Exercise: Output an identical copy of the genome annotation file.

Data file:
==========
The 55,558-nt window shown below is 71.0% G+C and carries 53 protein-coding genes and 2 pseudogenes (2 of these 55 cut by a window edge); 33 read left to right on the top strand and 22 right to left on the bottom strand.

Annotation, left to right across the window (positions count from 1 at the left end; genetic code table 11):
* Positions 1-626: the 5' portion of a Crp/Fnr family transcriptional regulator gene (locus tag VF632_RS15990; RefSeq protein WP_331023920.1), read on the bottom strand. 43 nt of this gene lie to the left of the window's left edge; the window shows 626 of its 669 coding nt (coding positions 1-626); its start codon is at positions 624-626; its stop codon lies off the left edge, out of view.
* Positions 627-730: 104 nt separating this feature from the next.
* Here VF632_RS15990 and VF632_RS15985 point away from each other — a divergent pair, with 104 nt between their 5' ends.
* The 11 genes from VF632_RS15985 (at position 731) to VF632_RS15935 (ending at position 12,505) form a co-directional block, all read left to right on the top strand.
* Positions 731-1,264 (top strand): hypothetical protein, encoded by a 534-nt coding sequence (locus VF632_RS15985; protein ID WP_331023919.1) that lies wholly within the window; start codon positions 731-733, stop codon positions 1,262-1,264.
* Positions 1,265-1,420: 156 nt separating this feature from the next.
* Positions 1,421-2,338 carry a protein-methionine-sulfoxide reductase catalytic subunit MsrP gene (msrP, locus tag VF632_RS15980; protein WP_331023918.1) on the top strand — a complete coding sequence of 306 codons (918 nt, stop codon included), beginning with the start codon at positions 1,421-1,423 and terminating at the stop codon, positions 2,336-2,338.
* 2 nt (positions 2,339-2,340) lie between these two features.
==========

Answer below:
The 55,558-nt window shown below is 71.0% G+C and carries 53 protein-coding genes and 2 pseudogenes (2 of these 55 cut by a window edge); 33 read left to right on the top strand and 22 right to left on the bottom strand.

Annotation, left to right across the window (positions count from 1 at the left end; genetic code table 11):
* Positions 1-626: the 5' portion of a Crp/Fnr family transcriptional regulator gene (locus tag VF632_RS15990; RefSeq protein WP_331023920.1), read on the bottom strand. 43 nt of this gene lie to the left of the window's left edge; the window shows 626 of its 669 coding nt (coding positions 1-626); its start codon is at positions 624-626; its stop codon lies off the left edge, out of view.
* Positions 627-730: 104 nt separating this feature from the next.
* Here VF632_RS15990 and VF632_RS15985 point away from each other — a divergent pair, with 104 nt between their 5' ends.
* The 11 genes from VF632_RS15985 (at position 731) to VF632_RS15935 (ending at position 12,505) form a co-directional block, all read left to right on the top strand.
* Positions 731-1,264 (top strand): hypothetical protein, encoded by a 534-nt coding sequence (locus VF632_RS15985; protein ID WP_331023919.1) that lies wholly within the window; start codon positions 731-733, stop codon positions 1,262-1,264.
* Positions 1,265-1,420: 156 nt separating this feature from the next.
* Positions 1,421-2,338 carry a protein-methionine-sulfoxide reductase catalytic subunit MsrP gene (msrP, locus tag VF632_RS15980; protein WP_331023918.1) on the top strand — a complete coding sequence of 306 codons (918 nt, stop codon included), beginning with the start codon at positions 1,421-1,423 and terminating at the stop codon, positions 2,336-2,338.
* 2 nt (positions 2,339-2,340) lie between these two features.